And I’m like, “Ah, okay, Americans need the brand to buy. They can just send the link to the good product.” Okay. Okay, time to make some more money. So yeah, read the book, read online classes, how to start the brand. I’m lucky to be in New York and see all this presentation of sizes, colors and genders. And I never been the one shopping like in Kay Jewelers. So I never need to transfer that toxic mindset to my brand. So I guess why it’s so easy to me because I’m surrounded to people like that. And it comes to me naturally, it’s never was a question to like, do men’s and women’s categories. I’m like, no, doesn’t exist to me or to my community. No, I’m not gonna do it. Why would I do it?
Imara Jones: Yeah, I want to be honest about something. And this is gonna maybe sound strange to people? I hope not. I think that they’ll understand. I mean, one of the things that can happen specifically with luxury brands is that they want to not have a broad racial representation, right? Cuz the idea is that these brands are aspirational. And that in America, aspirational upward mobility is still associated with whiteness, and brands have very much embraced that, specifically jewelry brands, for a really long time.
Al Sandimirova: Even higher end jewelry, Chanel just had the first Black model headlining this, this this… century.
Imara Jones: Yeah, that’s what I’m talking about.
Al Sandimirova: Yeah. All high end brands. Yeah.
Imara Jones: But you didn’t go that route. And I’m wondering why you didn’t go that route?
Al Sandimirova: Um, I guess because for me the goal of the business not to make more money, but to build happy and safe community around my work. For me work is hospice. For the most of the people two thirds of the life, you spend eight hours a day with your community of coworkers. This is more time than to spend with our family and loved ones. I don’t want to take investments from anybody. I do want to sell more and be successful just to show everybody big fuck you, but I don’t want to do it to be on a yacht or to be with the 20 Chanel bags.
So what, all my coworkers are happy, and I can buy them donut and they can buy me Chanel perfume as a gift, which they did last week. It’s so nice. They bought me perfume as a gift. Like “Yeah, I’m gonna pay good money so you can buy me like this expensive perfume, it’s so nice. Thank you.” Yeah, I don’t want to misuse it and just sit on a ton of money myself. Yeah. So the goal is never was just to make more money but to make happy life for myself and people around me, this is my goal, is what I want to do.
Imara Jones: Wow. Wow. That’s really powerful I–
Al Sandimirova: –I am shocked what it’s powerful to people! why not everybody wants that?
Imara Jones: Because that’s not what a capitalist society tells you, you know, the capitalist society tells you that. For me, what struck me when you were talking is that for you, what’s most valuable about the gold isn’t the gold itself, it’s the values that you put in the gold that allows you to live out the values in a much larger way. Right?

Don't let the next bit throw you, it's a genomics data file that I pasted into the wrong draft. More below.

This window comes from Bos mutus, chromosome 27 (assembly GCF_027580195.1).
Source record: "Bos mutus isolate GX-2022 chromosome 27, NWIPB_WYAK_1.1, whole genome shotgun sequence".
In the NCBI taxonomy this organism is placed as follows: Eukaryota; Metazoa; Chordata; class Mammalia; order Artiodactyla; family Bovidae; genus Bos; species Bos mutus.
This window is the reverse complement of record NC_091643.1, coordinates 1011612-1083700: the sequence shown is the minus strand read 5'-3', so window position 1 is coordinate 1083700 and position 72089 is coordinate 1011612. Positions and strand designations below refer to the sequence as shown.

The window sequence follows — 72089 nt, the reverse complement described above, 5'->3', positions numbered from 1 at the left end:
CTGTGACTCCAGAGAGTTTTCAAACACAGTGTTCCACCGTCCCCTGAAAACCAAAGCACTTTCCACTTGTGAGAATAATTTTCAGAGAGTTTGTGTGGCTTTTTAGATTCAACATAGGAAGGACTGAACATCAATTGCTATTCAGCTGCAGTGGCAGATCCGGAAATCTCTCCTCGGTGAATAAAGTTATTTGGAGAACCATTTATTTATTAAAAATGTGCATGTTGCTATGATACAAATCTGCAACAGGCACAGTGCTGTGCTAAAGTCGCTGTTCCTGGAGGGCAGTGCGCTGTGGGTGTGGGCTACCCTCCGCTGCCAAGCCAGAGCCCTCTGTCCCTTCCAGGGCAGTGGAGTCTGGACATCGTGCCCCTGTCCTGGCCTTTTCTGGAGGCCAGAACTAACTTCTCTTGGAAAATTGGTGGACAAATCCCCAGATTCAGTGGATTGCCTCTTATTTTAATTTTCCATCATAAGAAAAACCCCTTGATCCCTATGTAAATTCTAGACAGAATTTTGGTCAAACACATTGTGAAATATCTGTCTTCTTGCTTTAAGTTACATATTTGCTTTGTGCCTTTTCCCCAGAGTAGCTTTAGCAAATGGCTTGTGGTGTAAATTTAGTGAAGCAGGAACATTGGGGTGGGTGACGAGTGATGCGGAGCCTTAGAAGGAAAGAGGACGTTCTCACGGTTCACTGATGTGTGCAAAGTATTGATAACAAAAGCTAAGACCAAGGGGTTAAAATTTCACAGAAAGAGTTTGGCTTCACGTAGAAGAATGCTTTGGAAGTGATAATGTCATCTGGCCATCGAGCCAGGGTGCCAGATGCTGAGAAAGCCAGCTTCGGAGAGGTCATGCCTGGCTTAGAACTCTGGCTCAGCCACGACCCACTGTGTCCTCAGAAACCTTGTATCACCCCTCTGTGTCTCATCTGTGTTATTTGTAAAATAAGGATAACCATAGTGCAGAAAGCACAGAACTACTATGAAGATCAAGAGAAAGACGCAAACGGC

Al Sandimirova: Yeah.
Imara Jones: But for most people, the gold is the value and it’s transactional. And it’s about the money and, and that’s what our economy is built on. And it’s tells people that values aren’t important. Money is the thing that’s most important. And whenever you got to do to make the most money, then that’s what you do. But you’ve made a very conscious decision to not do that, because your values are fundamentally different. And I think that’s why it’s a surprise, because you are succeeding in this environment, even though the way that you are succeeding is not supposed to be.
Al Sandimirova: I see. Yeah.
Imara Jones: I think that’s why it’s shocking. You have said that there’s so many ways in which you feel conflicted being a non-binary business person, because there times in which you are even now, you know, misgendered, when talking to people, understanding that the way that your gender is perceived, is a determinant in whether or not people want to work with you and sometimes having to make choices even now about, “Well, wait, do I correct them on my gender identity? Do I tell them this? Do I tell them that, because it may impact my business.” Again, I think this is a dynamic that a lot of our listeners can relate to. And I’m just wondering if you can just talk about that alittle bit.
Al Sandimirova: If somebody I want to, like buy gold, for example, like big supplier, sometimes don’t fix them right away or fixing more friendly, jokingly matter, or just don’t tell them because survival, the end of the day, and like, making good for my company is more important when like this person who I talked only once or twice, respecting my gender. So I got to make, yeah, choices. And the end of the day the I’m a business owner, I’m live in a good apartment, I have good food. So I’m fine with that. Yeah, whatever. But at the end of the day, I think safety and mental safety is the most important.